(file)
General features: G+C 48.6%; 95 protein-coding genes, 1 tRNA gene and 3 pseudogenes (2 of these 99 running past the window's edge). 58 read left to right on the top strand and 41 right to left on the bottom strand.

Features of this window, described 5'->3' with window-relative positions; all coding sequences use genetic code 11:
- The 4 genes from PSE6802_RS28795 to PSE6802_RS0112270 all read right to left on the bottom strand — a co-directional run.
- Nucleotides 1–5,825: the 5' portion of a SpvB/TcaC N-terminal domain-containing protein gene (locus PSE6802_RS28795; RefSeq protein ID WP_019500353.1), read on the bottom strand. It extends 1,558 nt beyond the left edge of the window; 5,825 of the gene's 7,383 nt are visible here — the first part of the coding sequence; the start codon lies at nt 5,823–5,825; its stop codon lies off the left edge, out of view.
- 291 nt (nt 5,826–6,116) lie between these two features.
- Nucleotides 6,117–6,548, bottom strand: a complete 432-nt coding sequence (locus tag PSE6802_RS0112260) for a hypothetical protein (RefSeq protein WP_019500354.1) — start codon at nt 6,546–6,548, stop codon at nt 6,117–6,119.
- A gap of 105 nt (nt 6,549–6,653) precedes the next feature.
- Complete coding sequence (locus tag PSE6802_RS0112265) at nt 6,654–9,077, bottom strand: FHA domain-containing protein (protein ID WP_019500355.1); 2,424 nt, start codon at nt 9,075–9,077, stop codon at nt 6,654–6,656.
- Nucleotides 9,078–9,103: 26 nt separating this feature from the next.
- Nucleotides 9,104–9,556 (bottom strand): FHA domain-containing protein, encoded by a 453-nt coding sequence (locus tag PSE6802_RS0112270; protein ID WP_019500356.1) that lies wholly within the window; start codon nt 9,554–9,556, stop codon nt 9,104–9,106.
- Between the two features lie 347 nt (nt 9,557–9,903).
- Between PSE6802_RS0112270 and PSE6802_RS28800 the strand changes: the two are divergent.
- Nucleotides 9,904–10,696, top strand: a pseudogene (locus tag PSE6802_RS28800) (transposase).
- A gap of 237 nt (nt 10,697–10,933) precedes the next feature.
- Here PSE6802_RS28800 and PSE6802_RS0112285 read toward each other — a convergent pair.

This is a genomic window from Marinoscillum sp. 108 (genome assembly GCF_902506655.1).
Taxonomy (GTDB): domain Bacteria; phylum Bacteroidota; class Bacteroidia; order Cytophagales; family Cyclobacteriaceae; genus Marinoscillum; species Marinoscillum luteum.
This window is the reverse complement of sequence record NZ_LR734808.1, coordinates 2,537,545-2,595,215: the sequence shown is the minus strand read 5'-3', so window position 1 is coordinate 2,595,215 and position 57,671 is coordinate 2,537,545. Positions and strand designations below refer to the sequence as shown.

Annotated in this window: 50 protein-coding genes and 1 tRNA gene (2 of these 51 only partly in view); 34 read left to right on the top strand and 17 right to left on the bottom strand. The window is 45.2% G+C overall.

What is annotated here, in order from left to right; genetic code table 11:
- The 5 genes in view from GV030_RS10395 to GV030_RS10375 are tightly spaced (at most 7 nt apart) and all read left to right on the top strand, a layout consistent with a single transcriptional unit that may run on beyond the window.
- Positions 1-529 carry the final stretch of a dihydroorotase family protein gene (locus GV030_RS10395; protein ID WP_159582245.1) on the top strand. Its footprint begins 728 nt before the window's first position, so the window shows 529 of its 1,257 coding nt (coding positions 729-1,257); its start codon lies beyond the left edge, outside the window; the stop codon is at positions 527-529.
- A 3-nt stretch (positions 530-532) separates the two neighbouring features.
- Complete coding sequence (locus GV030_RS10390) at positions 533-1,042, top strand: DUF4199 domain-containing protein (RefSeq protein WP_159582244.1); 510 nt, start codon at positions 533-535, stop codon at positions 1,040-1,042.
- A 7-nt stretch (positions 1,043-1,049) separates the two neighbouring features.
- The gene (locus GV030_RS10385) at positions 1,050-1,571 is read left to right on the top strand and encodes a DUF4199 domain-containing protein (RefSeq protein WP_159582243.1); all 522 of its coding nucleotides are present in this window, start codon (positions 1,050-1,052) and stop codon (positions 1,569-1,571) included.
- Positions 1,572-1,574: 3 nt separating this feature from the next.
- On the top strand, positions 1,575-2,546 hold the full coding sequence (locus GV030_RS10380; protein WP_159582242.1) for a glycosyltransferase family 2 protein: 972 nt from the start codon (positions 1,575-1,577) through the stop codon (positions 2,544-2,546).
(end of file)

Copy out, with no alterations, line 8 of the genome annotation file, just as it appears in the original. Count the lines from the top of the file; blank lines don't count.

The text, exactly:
- Complete coding sequence (locus tag PSE6802_RS0112265) at nt 6,654–9,077, bottom strand: FHA domain-containing protein (protein ID WP_019500355.1); 2,424 nt, start codon at nt 9,075–9,077, stop codon at nt 6,654–6,656.